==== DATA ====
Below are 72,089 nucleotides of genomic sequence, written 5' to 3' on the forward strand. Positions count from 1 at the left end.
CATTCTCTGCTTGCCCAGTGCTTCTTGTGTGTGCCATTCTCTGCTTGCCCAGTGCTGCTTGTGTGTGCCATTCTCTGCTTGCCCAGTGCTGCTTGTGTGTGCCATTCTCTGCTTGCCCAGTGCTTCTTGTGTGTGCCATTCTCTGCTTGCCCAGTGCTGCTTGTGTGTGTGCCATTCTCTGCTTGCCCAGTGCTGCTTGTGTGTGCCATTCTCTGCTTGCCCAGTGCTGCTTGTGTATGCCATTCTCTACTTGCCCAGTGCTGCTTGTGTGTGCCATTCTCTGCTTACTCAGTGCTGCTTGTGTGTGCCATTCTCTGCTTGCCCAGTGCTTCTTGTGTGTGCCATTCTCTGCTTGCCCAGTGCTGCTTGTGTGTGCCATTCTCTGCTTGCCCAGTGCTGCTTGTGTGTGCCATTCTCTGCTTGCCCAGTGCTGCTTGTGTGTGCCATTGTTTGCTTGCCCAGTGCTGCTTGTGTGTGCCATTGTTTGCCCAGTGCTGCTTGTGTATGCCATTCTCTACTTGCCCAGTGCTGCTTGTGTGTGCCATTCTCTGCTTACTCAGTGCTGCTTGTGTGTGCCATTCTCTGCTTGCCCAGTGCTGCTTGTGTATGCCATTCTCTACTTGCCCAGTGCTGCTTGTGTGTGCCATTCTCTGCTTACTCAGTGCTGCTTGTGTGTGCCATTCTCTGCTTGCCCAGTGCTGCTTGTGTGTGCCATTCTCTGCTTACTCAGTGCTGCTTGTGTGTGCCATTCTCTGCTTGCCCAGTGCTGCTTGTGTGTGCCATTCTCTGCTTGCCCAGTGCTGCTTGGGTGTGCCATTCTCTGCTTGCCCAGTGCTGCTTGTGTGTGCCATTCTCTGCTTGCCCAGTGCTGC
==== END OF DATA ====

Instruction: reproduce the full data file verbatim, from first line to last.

Below are 72,089 nucleotides of genomic sequence, written 5' to 3' on the forward strand. Positions count from 1 at the left end.
CATTCTCTGCTTGCCCAGTGCTTCTTGTGTGTGCCATTCTCTGCTTGCCCAGTGCTGCTTGTGTGTGCCATTCTCTGCTTGCCCAGTGCTGCTTGTGTGTGCCATTCTCTGCTTGCCCAGTGCTTCTTGTGTGTGCCATTCTCTGCTTGCCCAGTGCTGCTTGTGTGTGTGCCATTCTCTGCTTGCCCAGTGCTGCTTGTGTGTGCCATTCTCTGCTTGCCCAGTGCTGCTTGTGTATGCCATTCTCTACTTGCCCAGTGCTGCTTGTGTGTGCCATTCTCTGCTTACTCAGTGCTGCTTGTGTGTGCCATTCTCTGCTTGCCCAGTGCTTCTTGTGTGTGCCATTCTCTGCTTGCCCAGTGCTGCTTGTGTGTGCCATTCTCTGCTTGCCCAGTGCTGCTTGTGTGTGCCATTCTCTGCTTGCCCAGTGCTGCTTGTGTGTGCCATTGTTTGCTTGCCCAGTGCTGCTTGTGTGTGCCATTGTTTGCCCAGTGCTGCTTGTGTATGCCATTCTCTACTTGCCCAGTGCTGCTTGTGTGTGCCATTCTCTGCTTACTCAGTGCTGCTTGTGTGTGCCATTCTCTGCTTGCCCAGTGCTGCTTGTGTATGCCATTCTCTACTTGCCCAGTGCTGCTTGTGTGTGCCATTCTCTGCTTACTCAGTGCTGCTTGTGTGTGCCATTCTCTGCTTGCCCAGTGCTGCTTGTGTGTGCCATTCTCTGCTTACTCAGTGCTGCTTGTGTGTGCCATTCTCTGCTTGCCCAGTGCTGCTTGTGTGTGCCATTCTCTGCTTGCCCAGTGCTGCTTGGGTGTGCCATTCTCTGCTTGCCCAGTGCTGCTTGTGTGTGCCATTCTCTGCTTGCCCAGTGCTGC